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Quantitative Easing and the Renminbi

The US Federal Reserve’s policy of “quantitative easing” is reducing the value of the dollar relative to other currencies that have floating exchange rates. But what does the new Fed policy mean for one of the most important exchange rates of all – that of the renminbi relative to the dollar and to other currencies?

CAMBRIDGE – The United States Federal Reserve’s policy of “quantitative easing” is reducing the value of the dollar relative to other currencies that have floating exchange rates. But what does the new Fed policy mean for one of the most important exchange rates of all – that of the renminbi relative to the dollar and to other currencies?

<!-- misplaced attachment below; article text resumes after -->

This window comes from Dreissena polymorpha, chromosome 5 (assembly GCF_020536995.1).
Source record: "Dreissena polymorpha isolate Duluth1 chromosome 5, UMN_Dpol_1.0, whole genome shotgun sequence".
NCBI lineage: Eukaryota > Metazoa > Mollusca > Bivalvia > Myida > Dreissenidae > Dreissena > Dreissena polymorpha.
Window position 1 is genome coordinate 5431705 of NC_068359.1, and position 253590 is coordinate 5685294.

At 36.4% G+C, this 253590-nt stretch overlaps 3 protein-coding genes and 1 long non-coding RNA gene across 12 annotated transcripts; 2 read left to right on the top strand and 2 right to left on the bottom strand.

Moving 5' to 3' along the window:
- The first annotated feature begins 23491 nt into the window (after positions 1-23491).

The effect of quantitative easing on exchange rates between the dollar and the floating-rate currencies is a predictable result of the Fed’s plan to increase the supply of dollars. The rise in the volume of dollars is causing the value of each dollar to fall relative to these currencies, whose volume has remained constant or risen more slowly.

The Fed’s goal may be to stimulate domestic activity in the US and to reduce the risk of deflation. But, intended or not, the increased supply of dollars also affects the international value of the dollar. American investors who sell bonds to the Fed will want to diversify the dollars that they receive from it. One form of that diversification is to buy foreign bonds and stocks, driving up the value of those currencies.

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